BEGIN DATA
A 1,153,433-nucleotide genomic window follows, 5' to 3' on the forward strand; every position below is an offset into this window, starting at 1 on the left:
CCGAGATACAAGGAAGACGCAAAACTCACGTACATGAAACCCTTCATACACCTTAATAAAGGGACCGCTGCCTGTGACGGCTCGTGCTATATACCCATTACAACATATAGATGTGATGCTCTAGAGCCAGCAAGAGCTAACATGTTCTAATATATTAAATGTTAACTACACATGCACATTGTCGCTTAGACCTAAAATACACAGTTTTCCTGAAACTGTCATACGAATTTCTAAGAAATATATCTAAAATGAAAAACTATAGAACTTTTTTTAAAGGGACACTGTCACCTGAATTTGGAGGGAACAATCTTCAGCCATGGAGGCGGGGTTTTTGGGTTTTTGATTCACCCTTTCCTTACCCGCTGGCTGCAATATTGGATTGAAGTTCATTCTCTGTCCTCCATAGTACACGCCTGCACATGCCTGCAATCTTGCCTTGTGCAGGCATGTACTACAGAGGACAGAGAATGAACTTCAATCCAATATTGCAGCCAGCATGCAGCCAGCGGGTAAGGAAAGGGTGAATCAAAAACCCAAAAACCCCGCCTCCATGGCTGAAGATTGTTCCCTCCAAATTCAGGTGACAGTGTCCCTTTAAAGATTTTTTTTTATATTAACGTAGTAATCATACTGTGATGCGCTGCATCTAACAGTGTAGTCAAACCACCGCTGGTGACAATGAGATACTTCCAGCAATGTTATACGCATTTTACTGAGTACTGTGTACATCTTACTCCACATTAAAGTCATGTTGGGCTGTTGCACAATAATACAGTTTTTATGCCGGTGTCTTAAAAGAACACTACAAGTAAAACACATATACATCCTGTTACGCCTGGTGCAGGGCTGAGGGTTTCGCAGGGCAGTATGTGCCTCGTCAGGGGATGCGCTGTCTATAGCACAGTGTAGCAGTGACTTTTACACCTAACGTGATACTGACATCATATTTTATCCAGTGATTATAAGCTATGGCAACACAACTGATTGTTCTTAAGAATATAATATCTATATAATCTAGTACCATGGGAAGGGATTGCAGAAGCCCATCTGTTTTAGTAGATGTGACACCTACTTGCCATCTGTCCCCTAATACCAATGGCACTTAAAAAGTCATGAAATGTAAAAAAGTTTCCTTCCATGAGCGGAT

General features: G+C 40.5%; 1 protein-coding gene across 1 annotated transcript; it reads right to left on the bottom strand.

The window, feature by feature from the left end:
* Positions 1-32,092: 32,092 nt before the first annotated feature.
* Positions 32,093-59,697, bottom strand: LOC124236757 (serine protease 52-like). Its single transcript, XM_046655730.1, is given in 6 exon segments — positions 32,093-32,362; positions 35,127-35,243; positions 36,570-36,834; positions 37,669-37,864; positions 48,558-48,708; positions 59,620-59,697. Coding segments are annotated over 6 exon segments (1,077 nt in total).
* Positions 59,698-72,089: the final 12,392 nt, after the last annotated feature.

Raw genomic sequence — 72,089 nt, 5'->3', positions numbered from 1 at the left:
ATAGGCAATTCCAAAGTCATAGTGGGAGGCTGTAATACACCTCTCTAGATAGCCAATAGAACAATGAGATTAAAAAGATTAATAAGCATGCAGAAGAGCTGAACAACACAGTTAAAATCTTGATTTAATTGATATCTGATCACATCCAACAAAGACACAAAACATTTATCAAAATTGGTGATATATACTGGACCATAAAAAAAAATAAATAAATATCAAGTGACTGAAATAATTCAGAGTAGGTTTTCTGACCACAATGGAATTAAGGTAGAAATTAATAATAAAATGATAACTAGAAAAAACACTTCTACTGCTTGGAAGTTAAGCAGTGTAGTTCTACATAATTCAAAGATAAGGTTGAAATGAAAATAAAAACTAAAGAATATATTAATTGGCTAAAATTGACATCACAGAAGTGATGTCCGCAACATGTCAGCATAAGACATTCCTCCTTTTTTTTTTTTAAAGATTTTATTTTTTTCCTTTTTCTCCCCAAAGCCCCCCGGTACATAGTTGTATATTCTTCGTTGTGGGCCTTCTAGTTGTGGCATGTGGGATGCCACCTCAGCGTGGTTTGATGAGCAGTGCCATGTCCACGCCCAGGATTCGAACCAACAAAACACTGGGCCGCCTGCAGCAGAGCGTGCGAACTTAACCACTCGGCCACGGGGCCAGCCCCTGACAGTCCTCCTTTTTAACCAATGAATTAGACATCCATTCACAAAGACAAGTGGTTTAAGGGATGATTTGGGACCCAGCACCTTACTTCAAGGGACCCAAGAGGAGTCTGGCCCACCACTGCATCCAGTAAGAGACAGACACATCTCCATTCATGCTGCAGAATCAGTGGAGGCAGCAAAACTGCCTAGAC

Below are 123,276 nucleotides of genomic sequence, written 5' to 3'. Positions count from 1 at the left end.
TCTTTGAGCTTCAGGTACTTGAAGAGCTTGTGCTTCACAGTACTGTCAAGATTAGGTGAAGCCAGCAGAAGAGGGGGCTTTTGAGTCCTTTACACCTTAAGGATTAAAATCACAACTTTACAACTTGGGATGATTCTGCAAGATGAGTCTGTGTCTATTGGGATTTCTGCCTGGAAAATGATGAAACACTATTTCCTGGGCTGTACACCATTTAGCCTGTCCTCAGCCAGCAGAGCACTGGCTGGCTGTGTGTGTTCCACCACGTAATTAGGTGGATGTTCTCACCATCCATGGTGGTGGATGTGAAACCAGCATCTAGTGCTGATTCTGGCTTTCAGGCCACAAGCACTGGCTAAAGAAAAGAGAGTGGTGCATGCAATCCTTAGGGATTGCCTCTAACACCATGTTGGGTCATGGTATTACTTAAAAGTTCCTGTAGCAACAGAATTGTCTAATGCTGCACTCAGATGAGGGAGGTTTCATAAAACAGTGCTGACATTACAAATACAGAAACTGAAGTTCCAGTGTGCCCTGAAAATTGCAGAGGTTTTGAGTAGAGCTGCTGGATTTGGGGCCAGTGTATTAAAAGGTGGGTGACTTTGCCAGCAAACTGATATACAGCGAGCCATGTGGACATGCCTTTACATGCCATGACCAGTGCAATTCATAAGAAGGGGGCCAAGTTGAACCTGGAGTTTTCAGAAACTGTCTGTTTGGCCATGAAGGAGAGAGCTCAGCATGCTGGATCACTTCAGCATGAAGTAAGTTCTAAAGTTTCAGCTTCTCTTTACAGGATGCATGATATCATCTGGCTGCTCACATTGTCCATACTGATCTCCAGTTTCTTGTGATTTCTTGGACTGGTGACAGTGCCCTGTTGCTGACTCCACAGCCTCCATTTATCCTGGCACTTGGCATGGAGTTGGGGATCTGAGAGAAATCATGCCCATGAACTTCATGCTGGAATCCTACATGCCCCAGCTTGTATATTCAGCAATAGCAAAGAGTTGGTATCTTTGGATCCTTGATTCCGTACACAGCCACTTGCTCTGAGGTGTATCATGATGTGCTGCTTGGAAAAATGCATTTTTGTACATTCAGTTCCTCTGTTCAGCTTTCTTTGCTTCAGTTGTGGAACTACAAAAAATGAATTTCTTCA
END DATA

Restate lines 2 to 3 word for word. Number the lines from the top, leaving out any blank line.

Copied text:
CCGAGATACAAGGAAGACGCAAAACTCACGTACATGAAACCCTTCATACACCTTAATAAAGGGACCGCTGCCTGTGACGGCTCGTGCTATATACCCATTACAACATATAGATGTGATGCTCTAGAGCCAGCAAGAGCTAACATGTTCTAATATATTAAATGTTAACTACACATGCACATTGTCGCTTAGACCTAAAATACACAGTTTTCCTGAAACTGTCATACGAATTTCTAAGAAATATATCTAAAATGAAAAACTATAGAACTTTTTTTAAAGGGACACTGTCACCTGAATTTGGAGGGAACAATCTTCAGCCATGGAGGCGGGGTTTTTGGGTTTTTGATTCACCCTTTCCTTACCCGCTGGCTGCAATATTGGATTGAAGTTCATTCTCTGTCCTCCATAGTACACGCCTGCACATGCCTGCAATCTTGCCTTGTGCAGGCATGTACTACAGAGGACAGAGAATGAACTTCAATCCAATATTGCAGCCAGCATGCAGCCAGCGGGTAAGGAAAGGGTGAATCAAAAACCCAAAAACCCCGCCTCCATGGCTGAAGATTGTTCCCTCCAAATTCAGGTGACAGTGTCCCTTTAAAGATTTTTTTTTATATTAACGTAGTAATCATACTGTGATGCGCTGCATCTAACAGTGTAGTCAAACCACCGCTGGTGACAATGAGATACTTCCAGCAATGTTATACGCATTTTACTGAGTACTGTGTACATCTTACTCCACATTAAAGTCATGTTGGGCTGTTGCACAATAATACAGTTTTTATGCCGGTGTCTTAAAAGAACACTACAAGTAAAACACATATACATCCTGTTACGCCTGGTGCAGGGCTGAGGGTTTCGCAGGGCAGTATGTGCCTCGTCAGGGGATGCGCTGTCTATAGCACAGTGTAGCAGTGACTTTTACACCTAACGTGATACTGACATCATATTTTATCCAGTGATTATAAGCTATGGCAACACAACTGATTGTTCTTAAGAATATAATATCTATATAATCTAGTACCATGGGAAGGGATTGCAGAAGCCCATCTGTTTTAGTAGATGTGACACCTACTTGCCATCTGTCCCCTAATACCAATGGCACTTAAAAAGTCATGAAATGTAAAAAAGTTTCCTTCCATGAGCGGAT

General features: G+C 40.5%; 1 protein-coding gene across 1 annotated transcript; it reads right to left on the bottom strand.